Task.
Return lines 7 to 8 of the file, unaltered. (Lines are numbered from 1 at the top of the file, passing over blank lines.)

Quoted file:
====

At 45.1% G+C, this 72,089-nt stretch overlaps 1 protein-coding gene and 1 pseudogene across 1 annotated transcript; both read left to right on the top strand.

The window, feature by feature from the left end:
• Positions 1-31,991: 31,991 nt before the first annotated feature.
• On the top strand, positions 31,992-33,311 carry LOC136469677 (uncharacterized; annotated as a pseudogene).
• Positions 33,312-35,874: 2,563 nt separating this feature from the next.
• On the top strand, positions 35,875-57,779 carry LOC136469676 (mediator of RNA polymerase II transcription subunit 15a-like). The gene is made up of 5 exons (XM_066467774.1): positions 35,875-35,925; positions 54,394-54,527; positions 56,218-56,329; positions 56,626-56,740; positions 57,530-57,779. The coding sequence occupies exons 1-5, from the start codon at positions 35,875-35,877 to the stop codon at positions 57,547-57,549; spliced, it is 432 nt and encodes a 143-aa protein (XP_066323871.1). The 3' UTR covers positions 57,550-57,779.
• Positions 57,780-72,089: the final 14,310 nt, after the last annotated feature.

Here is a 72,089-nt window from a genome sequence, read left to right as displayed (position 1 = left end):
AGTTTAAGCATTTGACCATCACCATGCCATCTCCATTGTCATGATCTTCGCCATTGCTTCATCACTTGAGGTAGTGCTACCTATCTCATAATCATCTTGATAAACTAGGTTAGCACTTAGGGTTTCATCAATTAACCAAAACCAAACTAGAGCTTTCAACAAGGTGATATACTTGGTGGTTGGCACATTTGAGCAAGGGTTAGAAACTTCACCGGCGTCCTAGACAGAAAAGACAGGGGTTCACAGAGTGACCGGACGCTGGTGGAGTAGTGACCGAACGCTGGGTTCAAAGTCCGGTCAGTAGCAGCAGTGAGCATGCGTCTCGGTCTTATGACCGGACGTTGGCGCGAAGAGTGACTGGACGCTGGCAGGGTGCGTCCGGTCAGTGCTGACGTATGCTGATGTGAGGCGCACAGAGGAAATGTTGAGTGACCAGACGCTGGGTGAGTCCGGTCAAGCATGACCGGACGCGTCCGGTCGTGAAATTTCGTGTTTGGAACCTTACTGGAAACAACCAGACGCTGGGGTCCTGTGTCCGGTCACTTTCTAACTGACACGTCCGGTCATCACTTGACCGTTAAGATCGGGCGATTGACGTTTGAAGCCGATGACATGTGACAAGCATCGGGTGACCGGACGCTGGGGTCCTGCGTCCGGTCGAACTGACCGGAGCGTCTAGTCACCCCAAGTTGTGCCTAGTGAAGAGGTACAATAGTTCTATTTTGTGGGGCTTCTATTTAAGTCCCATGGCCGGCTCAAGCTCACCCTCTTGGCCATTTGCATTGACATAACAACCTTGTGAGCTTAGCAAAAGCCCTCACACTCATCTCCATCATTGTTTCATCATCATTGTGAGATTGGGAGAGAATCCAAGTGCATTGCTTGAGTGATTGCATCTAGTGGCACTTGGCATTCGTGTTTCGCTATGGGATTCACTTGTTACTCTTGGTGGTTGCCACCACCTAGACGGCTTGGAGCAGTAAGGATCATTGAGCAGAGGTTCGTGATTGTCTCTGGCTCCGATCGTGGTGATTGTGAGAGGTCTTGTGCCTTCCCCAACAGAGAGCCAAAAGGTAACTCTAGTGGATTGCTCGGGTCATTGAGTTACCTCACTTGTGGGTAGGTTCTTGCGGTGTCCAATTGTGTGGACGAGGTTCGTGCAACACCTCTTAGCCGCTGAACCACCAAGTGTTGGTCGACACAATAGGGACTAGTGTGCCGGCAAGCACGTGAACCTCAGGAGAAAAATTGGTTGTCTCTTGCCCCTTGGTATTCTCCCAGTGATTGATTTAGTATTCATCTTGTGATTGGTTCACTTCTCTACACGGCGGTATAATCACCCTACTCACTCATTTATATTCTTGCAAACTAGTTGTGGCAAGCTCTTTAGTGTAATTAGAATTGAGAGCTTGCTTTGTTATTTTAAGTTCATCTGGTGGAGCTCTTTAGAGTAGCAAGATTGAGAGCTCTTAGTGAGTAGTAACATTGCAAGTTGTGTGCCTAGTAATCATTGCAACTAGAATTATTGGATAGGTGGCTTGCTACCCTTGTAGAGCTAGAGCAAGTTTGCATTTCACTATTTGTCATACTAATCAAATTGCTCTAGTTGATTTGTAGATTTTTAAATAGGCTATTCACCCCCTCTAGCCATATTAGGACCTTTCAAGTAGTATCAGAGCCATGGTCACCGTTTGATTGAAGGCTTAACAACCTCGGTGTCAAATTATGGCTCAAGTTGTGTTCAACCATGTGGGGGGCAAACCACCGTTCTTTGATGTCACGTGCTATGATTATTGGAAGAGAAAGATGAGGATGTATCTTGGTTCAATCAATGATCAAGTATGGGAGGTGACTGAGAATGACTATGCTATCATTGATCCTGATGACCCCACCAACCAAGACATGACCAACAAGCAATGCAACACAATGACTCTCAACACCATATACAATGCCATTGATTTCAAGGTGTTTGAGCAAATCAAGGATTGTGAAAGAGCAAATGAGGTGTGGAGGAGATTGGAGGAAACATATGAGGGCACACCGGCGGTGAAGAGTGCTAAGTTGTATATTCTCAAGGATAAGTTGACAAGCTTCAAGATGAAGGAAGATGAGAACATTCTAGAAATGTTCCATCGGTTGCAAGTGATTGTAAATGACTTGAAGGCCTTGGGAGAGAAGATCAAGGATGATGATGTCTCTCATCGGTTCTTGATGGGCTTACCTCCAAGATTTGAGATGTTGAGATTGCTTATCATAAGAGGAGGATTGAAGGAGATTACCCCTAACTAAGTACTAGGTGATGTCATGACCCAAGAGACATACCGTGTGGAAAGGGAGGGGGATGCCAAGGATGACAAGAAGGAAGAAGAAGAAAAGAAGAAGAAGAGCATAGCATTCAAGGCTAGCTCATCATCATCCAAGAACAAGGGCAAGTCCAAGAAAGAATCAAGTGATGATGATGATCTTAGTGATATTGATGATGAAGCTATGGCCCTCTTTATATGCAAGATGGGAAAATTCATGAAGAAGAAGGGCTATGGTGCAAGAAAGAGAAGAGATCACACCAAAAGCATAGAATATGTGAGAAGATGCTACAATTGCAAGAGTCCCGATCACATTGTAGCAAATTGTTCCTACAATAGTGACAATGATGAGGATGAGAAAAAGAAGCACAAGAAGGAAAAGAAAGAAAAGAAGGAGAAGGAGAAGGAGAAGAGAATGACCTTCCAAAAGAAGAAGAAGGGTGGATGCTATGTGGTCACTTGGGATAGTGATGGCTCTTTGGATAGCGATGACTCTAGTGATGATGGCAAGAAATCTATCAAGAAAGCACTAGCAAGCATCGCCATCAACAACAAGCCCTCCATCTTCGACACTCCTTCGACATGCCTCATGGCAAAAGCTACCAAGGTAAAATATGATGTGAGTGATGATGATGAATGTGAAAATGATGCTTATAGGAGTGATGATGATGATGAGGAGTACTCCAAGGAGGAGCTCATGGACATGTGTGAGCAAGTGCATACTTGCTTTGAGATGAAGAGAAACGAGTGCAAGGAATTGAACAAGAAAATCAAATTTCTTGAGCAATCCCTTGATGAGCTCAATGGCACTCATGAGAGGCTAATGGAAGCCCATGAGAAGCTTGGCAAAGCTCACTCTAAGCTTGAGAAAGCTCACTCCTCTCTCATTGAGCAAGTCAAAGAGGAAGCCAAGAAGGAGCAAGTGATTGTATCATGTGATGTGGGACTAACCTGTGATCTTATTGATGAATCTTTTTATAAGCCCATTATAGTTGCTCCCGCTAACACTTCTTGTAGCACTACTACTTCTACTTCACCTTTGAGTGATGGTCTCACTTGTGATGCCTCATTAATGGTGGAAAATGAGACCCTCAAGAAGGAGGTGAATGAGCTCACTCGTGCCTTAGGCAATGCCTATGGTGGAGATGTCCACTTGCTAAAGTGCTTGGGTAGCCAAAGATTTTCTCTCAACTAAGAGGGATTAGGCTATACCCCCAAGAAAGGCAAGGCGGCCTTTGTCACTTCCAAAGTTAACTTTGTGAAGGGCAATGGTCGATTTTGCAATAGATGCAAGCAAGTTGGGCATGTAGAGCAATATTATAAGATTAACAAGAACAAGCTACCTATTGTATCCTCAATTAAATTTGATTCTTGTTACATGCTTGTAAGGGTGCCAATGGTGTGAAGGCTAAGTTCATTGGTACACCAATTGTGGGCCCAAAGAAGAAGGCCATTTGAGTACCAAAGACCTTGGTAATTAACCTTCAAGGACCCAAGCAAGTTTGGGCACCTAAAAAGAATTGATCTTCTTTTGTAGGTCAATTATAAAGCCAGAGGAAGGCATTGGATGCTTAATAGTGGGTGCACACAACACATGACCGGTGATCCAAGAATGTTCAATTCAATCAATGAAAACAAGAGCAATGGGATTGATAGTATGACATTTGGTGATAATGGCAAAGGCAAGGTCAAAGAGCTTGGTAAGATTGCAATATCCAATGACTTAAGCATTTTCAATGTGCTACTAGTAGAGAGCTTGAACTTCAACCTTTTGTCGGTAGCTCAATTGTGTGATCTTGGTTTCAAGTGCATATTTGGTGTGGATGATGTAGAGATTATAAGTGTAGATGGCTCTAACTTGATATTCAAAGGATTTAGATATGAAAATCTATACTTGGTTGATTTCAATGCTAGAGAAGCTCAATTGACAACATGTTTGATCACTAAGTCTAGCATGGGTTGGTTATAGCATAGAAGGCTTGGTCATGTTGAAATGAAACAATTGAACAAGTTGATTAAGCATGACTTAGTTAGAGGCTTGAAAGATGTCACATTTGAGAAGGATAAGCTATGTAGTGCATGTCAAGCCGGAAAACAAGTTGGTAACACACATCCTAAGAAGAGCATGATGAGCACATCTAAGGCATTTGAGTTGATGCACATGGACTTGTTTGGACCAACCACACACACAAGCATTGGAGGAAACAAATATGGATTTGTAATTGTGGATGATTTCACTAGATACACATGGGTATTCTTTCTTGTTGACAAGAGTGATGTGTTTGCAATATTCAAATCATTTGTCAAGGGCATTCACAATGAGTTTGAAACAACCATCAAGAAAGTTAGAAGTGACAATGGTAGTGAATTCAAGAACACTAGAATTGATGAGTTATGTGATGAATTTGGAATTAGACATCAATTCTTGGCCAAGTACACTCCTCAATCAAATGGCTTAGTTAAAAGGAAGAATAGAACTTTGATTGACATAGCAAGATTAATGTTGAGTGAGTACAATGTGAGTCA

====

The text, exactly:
• Positions 57,780-72,089: the final 14,310 nt, after the last annotated feature.

Here is a 72,089-nt window from a genome sequence, read left to right as displayed (position 1 = left end):